Speakers at the RMIT HR forum provided unique perspectives into how the human resources industry adapted in the face of COVID-19 challenges. — Photo courtesy RMIT
HÀ NỘI — The challenges from the COVID-19 pandemic have put a spotlight on corporate practices, and provided opportunities for businesses to utilise technology and the digital space to strengthen workplace processes and cultures.
Experts in an online forum on human resources (HR) held by RMIT University said HR management has come to the forefront during this time.
The experts said leaders across the world have shown great adaptability with the transition to online platforms and procedures due to the pandemic.
RMIT Human Resources Director Annie Gale said: "Perhaps one of the greatest shifts around the world was the introduction of flexible working as commonplace, which also encouraged HR teams to focus on flexibility in their own approaches."
She added: “New terminologies have become normalised and we have had to quickly create new policies and procedures around them.”
“At RMIT, we had to figure out how to enable an entire workforce to work from remote locations, and how to support people who didn’t have suitable spaces to work from or jobs that could be easily done from home.”
By introducing a formal flexible working framework, RMIT’s HR team were able to move the university forward in terms of inclusion, employee engagement and productivity.
Gale said: “It’s fair to say that we won’t see a return to compulsory full-time office working for the majority of roles," adding “I truly believe that flexible working can become an advantage for RMIT as well as other organisations to engage a more diverse and inclusive workforce.”
At the same time, Navigos Search Managing Director Nguyễn Phương Mai highlighted the evolution of HR roles that have moved away from handling only core business functions (like recruitment, workforce development, and compensation and benefits) and towards more involvement in the operations of other departments in the organisation.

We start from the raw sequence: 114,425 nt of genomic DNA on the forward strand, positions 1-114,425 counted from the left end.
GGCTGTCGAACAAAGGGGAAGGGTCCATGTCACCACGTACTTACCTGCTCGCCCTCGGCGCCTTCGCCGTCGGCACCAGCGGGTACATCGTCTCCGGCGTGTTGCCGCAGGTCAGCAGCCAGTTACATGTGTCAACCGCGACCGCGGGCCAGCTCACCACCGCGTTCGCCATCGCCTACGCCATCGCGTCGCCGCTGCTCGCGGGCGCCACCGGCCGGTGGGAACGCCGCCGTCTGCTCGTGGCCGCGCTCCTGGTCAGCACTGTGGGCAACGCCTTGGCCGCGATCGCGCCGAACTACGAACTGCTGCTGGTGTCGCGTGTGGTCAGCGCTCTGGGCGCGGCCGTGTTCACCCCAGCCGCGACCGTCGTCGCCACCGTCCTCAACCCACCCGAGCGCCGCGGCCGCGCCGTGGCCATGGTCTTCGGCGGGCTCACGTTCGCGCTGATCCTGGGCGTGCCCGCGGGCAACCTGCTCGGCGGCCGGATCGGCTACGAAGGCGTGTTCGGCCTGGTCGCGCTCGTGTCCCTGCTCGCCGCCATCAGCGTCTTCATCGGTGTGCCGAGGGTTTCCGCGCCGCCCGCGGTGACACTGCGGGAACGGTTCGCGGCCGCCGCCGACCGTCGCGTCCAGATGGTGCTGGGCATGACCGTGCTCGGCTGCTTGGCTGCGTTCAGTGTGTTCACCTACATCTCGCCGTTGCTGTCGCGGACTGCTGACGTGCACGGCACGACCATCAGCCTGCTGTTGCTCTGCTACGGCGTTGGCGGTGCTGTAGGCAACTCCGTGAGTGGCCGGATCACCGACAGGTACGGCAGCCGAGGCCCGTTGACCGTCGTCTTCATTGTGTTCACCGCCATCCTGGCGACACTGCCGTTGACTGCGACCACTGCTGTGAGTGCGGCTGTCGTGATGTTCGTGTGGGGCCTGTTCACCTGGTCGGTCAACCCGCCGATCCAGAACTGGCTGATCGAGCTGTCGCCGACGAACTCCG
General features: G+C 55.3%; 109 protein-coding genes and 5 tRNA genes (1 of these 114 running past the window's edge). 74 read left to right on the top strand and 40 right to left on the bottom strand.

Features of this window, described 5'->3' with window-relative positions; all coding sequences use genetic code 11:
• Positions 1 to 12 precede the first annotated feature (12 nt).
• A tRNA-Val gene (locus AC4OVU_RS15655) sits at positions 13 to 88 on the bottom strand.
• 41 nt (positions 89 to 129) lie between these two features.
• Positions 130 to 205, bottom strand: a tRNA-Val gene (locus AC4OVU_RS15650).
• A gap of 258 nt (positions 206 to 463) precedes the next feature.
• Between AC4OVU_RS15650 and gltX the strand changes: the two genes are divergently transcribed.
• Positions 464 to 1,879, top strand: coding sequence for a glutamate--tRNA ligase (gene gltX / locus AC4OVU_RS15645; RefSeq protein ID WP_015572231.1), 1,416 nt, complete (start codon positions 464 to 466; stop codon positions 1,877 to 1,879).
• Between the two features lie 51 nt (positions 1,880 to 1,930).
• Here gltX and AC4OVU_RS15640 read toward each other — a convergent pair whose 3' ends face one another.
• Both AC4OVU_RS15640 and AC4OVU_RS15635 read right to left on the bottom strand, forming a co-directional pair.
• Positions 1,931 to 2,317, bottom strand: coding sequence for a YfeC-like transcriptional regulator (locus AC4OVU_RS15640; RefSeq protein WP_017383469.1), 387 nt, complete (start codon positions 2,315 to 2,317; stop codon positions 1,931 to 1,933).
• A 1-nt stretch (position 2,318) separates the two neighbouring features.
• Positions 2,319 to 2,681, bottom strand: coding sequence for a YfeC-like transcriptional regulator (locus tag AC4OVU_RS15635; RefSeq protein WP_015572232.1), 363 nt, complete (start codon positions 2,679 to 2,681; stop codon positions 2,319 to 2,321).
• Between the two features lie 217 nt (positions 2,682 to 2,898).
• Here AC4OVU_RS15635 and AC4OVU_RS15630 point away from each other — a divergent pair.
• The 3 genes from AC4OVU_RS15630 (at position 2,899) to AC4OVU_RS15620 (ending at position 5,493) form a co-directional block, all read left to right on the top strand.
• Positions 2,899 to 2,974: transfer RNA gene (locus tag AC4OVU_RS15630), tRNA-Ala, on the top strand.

She said: “HR teams are helping facilitate the review process in other departments so that they can reshape and get ready to bounce back after the pandemic.”
She added: “They advise department heads on restructuring job scopes, improving productivity, optimising costs, as well as constantly providing top leadership roles strategic HR plans to align with business changes.”
Mai said that the most sought-after HR professionals are those that possess a business mindset, have knowledge of HR information systems, and have experience in risk management and profit and loss management.
“HR candidates are expected to be the business advisors to balance employee benefits and the profit and productivity requirements of a company.”
Seeing COVID-19 travel restrictions put a barrier on international recruitment, making talent acquisition one of the most heavily impacted functions of HR teams worldwide last year, RMIT Talent Acquisition Manager Esther Walker said that the university had to provide stronger international mobility and onboarding support to foreign recruits, which involved more complex procedures to facilitate flights, quarantine, work permits and visas.
In 2020, the recruitment process at the university also went 100 per cent online which was a major shift for the recruitment practices of staff based locally.
Walker said: “We have been agile in the way we bring people, processes, connectivity and technology together to find the best way of working.”
The pandemic also opened more possibilities to apply artificial intelligence (AI) and machine learning (ML) to modernise recruitment practices, according to JobHopin Founder and CEO Kevin Tùng Nguyễn.
Kevin Tùng Nguyễn, who was one of four Vietnamese people on the Forbes 30 Under 30 Asia 2019 list, said: “AI is able to source from selective job platforms and our talent pool of over 1.9 million unique talent profiles. Moreover, the data is compiled from real-time market updates and insights.”
He revealed that his company’s AI platform can screen 40,000 to 50,000 CVs per day, compared to 300 to 400 CVs if done by humans. This, he said has led to some of his big-corporate clients reporting up to an 85 per cent decrease in recruitment costs.
“For HR tech, especially in the field of recruitment, AI and deep learning are fields that we find particularly important going forward,” he said. — VNS